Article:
In the midst of allergy season, optometrists can expect to see a rise in allergic conjunctivitis (AC). Approximately 20% to 40% of individuals, primarily young adults with a robust immune system, living in developed countries suffer from ocular allergies, with the incidence rising due to genetics, air pollution and pets.1-3 This commonly encountered condition requires understanding of the underlying pathological mechanisms, which trigger often debilitating symptoms. 


AC has two main subtypes: seasonal allergic conjunctivitis (SAC) and perennial allergic conjunctivitis (PAC), with SAC constituting about 90% of cases.3 SAC typically lasts less than four weeks and occurs in response to seasonal allergens such as a genetically susceptible patient’s exposure to pollen.2,4 In contrast, PAC is more chronic, lasting greater than four weeks, and occurs in response to indoor allergens such as pet dander or dust mites that are present year round.2 

Immune Mechanisms

Regardless of the classification, both subtypes are considered Type I immunoglobulin (Ig) E mediated, or immediate, hypersensitivity reactions.2,4,5 The process begins when a genetically predisposed individual is first exposed to a specific allergen, a process called sensitization. Neutrophils, macrophages and dendritic cells involved with the innate immune system interact with T-lymphocyte cells, producing cytokines that regulate both IgE and eosinophil proliferation. Activated T-cells interact with B-cells that have also encountered the allergen, producing antigen-specific IgE and the allergic and inflammatory response upon re-exposure.4,5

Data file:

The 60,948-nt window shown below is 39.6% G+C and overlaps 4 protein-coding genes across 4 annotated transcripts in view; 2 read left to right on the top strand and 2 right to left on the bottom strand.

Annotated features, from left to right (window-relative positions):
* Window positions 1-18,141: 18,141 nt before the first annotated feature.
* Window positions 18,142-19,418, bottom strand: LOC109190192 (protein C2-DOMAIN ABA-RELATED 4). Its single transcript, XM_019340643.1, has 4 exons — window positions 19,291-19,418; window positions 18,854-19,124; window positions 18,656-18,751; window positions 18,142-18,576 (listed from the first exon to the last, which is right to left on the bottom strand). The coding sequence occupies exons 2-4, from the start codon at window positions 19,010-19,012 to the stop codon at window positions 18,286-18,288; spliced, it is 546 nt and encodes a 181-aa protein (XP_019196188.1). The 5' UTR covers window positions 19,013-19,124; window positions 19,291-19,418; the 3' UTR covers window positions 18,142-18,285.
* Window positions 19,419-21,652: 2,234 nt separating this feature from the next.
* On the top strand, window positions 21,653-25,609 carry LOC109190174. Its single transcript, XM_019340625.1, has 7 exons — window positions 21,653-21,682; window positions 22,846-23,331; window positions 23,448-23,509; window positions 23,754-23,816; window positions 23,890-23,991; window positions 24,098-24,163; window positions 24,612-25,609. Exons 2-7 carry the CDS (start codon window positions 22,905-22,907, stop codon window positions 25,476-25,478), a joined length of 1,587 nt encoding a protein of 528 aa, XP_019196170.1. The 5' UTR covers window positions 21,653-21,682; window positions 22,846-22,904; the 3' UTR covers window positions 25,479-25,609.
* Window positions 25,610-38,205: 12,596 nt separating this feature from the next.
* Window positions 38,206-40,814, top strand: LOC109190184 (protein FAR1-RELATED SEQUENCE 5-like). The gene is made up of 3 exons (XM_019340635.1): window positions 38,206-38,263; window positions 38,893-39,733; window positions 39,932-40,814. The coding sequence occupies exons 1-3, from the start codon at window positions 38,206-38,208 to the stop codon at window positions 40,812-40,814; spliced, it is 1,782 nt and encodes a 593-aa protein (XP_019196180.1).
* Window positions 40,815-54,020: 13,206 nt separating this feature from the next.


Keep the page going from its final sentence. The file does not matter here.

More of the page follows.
On second exposure to the allergen, these antigen-specific IgE receptors, present on mast cells on the surface of the conjunctiva, cause degranulation and release inflammatory mediators, primarily histamine.4,6,7 This leads to the signs and symptoms common for AC patients. 

A patient’s susceptibility to certain allergens is complex and largely genetically determined. For example, an individual with no family history of allergy has roughly a 10% chance of developing an allergy, whereas 60% to 80% of children with both parents affected develop allergies. 

In addition to genetics, a strong correlation exists between exposure in early in life, such as during prenatal development or infancy, and the development of allergic disease later in life. The first 12 to 18 months of life is a critical period for immune development, and exposure to a specific allergen may lead to the formation of memory T-cell responses that present later in life.8

The “hygiene hypothesis”—proposed to explain the increasing rise of atopic and allergic disease—suggests early exposure to infectious agents actually offered protection towards many immune-related disorders. With the decreasing incidence of infectious diseases in developed countries, an incidental rise in immune-mediated diseases has occurred. This is likely because the immune system has fewer potential targets to attack as part of its defense mechanisms, and so it looks for other environmental targets such as pollen or pet dander.9       

Diffuse hyperemia/inflammation in a patient with allergic conjunctivitis. Photo: Alexandra Oszustowicz, OD

Signs and Symptoms